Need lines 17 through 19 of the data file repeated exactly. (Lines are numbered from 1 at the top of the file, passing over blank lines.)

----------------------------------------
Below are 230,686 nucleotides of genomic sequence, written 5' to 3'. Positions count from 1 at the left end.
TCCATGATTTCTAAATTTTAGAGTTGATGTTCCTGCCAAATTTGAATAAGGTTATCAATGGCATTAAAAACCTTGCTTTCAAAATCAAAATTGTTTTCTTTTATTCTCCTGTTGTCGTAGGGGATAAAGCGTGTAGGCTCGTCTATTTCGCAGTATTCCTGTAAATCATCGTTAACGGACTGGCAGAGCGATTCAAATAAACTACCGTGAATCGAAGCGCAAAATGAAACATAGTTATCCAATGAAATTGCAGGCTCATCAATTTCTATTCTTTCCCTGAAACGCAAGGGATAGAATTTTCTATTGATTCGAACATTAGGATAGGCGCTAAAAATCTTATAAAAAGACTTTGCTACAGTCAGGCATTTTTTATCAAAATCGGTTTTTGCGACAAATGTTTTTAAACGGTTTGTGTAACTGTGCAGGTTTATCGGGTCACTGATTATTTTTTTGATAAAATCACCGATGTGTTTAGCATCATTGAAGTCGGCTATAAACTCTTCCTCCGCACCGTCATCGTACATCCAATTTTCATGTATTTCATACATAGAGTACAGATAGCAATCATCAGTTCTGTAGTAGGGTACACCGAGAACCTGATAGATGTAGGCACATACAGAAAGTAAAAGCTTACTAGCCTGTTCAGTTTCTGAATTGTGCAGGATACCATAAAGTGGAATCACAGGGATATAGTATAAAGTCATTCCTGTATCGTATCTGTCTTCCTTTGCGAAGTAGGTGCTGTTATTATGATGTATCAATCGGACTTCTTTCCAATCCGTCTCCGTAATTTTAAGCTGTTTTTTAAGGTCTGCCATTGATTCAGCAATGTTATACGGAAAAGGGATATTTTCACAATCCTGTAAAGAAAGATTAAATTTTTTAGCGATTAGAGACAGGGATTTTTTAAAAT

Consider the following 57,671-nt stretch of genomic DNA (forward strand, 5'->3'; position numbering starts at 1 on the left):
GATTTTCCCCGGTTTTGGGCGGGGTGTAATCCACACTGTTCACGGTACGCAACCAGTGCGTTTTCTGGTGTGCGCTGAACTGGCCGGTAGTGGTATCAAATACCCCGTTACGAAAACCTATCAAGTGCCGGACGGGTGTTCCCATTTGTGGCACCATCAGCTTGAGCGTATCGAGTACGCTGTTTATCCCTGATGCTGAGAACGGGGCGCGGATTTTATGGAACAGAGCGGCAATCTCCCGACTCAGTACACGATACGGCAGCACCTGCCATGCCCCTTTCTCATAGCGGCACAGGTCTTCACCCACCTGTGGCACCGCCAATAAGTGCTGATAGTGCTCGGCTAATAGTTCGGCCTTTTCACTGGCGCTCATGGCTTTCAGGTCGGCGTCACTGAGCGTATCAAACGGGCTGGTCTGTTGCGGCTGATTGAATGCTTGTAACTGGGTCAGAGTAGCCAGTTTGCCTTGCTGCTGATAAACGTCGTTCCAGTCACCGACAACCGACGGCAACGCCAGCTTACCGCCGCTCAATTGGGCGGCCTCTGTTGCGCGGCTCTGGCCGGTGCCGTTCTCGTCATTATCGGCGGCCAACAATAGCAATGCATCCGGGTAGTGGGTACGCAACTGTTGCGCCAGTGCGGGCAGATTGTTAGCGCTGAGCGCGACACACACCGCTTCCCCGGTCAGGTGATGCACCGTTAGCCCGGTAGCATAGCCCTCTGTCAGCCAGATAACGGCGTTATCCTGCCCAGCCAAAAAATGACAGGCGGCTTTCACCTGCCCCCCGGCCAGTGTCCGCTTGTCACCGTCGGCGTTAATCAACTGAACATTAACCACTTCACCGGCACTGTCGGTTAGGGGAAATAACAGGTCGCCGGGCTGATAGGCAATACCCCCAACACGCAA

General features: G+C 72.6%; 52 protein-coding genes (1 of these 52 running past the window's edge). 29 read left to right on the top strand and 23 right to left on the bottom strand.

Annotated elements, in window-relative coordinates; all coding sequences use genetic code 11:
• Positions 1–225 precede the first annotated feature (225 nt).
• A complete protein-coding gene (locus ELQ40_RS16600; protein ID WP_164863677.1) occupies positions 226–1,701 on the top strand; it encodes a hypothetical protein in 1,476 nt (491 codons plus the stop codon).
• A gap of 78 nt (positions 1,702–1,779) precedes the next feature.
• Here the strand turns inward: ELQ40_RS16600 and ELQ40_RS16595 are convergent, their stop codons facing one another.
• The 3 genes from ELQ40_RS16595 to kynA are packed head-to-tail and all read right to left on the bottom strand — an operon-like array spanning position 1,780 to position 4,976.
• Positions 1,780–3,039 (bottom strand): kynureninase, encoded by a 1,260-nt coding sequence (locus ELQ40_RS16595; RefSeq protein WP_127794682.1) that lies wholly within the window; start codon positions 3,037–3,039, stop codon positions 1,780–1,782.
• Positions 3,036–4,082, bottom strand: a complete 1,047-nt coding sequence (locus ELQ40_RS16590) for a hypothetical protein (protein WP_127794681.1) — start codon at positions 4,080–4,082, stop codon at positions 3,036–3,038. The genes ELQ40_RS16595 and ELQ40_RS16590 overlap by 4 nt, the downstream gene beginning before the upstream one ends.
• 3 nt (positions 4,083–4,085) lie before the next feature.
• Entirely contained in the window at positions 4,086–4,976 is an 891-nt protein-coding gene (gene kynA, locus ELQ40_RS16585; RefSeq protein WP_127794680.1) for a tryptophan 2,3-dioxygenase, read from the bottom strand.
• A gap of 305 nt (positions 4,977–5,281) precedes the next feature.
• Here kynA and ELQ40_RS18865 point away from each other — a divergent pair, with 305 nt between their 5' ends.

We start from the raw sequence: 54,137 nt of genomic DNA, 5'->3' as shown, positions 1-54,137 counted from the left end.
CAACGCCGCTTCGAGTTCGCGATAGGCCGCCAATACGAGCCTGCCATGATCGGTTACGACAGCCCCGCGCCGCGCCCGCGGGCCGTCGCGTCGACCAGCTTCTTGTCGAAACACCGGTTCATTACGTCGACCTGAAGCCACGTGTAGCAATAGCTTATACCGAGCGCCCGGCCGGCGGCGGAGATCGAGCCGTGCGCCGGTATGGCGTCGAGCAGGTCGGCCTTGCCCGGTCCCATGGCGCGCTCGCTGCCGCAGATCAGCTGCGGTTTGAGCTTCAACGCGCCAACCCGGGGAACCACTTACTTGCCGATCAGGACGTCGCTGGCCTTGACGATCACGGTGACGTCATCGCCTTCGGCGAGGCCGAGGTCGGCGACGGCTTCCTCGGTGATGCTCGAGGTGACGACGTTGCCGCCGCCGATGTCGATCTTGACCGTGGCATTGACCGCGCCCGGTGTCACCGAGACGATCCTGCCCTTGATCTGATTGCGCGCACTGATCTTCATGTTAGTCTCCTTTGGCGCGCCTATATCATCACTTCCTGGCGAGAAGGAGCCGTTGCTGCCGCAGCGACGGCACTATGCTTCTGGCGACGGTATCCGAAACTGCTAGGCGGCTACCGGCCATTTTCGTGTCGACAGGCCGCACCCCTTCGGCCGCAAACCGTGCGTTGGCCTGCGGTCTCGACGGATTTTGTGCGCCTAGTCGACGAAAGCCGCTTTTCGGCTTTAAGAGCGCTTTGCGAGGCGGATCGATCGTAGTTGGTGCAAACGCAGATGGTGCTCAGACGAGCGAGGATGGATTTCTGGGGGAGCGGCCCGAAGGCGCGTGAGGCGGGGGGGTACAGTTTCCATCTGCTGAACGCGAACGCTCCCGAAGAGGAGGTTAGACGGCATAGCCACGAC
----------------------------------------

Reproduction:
• Here kynA and ELQ40_RS18865 point away from each other — a divergent pair, with 305 nt between their 5' ends.

We start from the raw sequence: 54,137 nt of genomic DNA, 5'->3' as shown, positions 1-54,137 counted from the left end.
CAACGCCGCTTCGAGTTCGCGATAGGCCGCCAATACGAGCCTGCCATGATCGGTTACGACAGCCCCGCGCCGCGCCCGCGGGCCGTCGCGTCGACCAGCTTCTTGTCGAAACACCGGTTCATTACGTCGACCTGAAGCCACGTGTAGCAATAGCTTATACCGAGCGCCCGGCCGGCGGCGGAGATCGAGCCGTGCGCCGGTATGGCGTCGAGCAGGTCGGCCTTGCCCGGTCCCATGGCGCGCTCGCTGCCGCAGATCAGCTGCGGTTTGAGCTTCAACGCGCCAACCCGGGGAACCACTTACTTGCCGATCAGGACGTCGCTGGCCTTGACGATCACGGTGACGTCATCGCCTTCGGCGAGGCCGAGGTCGGCGACGGCTTCCTCGGTGATGCTCGAGGTGACGACGTTGCCGCCGCCGATGTCGATCTTGACCGTGGCATTGACCGCGCCCGGTGTCACCGAGACGATCCTGCCCTTGATCTGATTGCGCGCACTGATCTTCATGTTAGTCTCCTTTGGCGCGCCTATATCATCACTTCCTGGCGAGAAGGAGCCGTTGCTGCCGCAGCGACGGCACTATGCTTCTGGCGACGGTATCCGAAACTGCTAGGCGGCTACCGGCCATTTTCGTGTCGACAGGCCGCACCCCTTCGGCCGCAAACCGTGCGTTGGCCTGCGGTCTCGACGGATTTTGTGCGCCTAGTCGACGAAAGCCGCTTTTCGGCTTTAAGAGCGCTTTGCGAGGCGGATCGATCGTAGTTGGTGCAAACGCAGATGGTGCTCAGACGAGCGAGGATGGATTTCTGGGGGAGCGGCCCGAAGGCGCGTGAGGCGGGGGGGTACAGTTTCCATCTGCTGAACGCGAACGCTCCCGAAGAGGAGGTTAGACGGCATAGCCACGAC